Sunsetting Stelo

We've made the difficult decision to sunset all Stelo products on Oct 31, 2023. This includes the Stelo extension,, and the Stelo API. We didn’t make this decision lightly, and we want to make sure that all our users remain safe from future phishing attacks. To that end, we recommend all users immediately download one of the following products: Pocket Universe, Fire, or Wallet Guard.

When we started working on Stelo, our vision was to solve the hard technical and design problems around security and usability that we thought made crypto inaccessible to the average person. The most pressing such problem, we believed, was the ease with which you could get scammed or phished. So we decided to start with making transactions safe and easy to understand.

By being a critical part of the transaction flow, we believed we could expand into an ecosystem of products including an MPC wallet, fiat onramps/offramps, an API product leveraging the scam/phishing data we'd collect, tools for DAO voting, and more.

By the numbers, this is what we achieved:

  • Over 10,000 Stelo extension downloads.
  • 1,500 daily active users and 7,000 monthly active users (despite not developing or marketing the product for the last 6 months)
  • We protected wallets with assets exceeding $200 million.
  • Our platform thwarted hundreds of scams, saving users from potential catastrophes.

In addition to our extension product, we built a developer API for wallets to incorporate our transaction risk engine, a token approvals site, and a fresh take on a universal interface to interact with any smart contract.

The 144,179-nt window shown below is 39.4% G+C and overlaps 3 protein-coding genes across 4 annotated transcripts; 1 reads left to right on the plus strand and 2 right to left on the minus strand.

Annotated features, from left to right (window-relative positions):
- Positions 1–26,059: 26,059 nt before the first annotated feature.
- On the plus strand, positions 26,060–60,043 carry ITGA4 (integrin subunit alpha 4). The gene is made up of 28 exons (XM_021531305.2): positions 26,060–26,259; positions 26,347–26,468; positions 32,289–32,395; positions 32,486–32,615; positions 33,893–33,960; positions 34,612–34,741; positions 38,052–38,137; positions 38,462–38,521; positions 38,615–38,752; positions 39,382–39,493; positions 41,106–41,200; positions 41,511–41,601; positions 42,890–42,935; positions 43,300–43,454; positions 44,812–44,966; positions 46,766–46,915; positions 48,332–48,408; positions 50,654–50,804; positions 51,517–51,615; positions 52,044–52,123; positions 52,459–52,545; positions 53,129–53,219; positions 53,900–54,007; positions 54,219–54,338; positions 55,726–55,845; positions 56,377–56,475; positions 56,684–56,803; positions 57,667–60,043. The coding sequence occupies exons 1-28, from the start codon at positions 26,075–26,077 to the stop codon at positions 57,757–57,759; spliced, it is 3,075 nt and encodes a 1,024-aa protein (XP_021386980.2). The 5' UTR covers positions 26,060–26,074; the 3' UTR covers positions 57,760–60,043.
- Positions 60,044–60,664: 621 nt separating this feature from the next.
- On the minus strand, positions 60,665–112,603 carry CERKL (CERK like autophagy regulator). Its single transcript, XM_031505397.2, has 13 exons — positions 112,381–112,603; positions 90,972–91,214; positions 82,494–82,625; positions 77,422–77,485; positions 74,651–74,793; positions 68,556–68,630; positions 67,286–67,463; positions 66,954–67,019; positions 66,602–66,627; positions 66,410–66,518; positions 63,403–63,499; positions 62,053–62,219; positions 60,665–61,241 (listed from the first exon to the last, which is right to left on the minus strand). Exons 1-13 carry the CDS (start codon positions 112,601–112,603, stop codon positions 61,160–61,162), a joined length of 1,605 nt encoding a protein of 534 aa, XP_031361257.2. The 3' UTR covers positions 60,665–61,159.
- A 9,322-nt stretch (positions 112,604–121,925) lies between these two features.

However, one year into building the Stelo suite of products, it became clear to us that we had made a number of assumptions that were turning out not to be true – or at least not true on a timeframe that made sense for a startup.

Assumption 1: There would be a data network effect with transaction safety

We were relying on a "data network effect", meaning the more users we had, the more attacks we saw, the better our system would get at detecting and stopping attacks, leading to even more users. In particular, we were betting on an off-chain network effect - that data about websites and URLs would be important. This data would only be accessible to products that were part of the transaction flow and saw which websites the malicious transactions were originating. It turns out, most malicious transactions could be detected simply by looking at the transaction payload and applying simple heuristics.

We learned that we shouldn’t just believe our own narrative when the evidence proves otherwise. We wanted to believe there was a network effect, but we shouldn’t confuse a potential long term effect with the short term reality. This network effect may still play out at scale (it has with almost all fraud networks), but right now we’re not at scale.

We also learned that competition is for losers. No one wins in a crowded market with no barriers to entry and no strong network effects. We need to have an effective strategy to sidestep competition and define a market.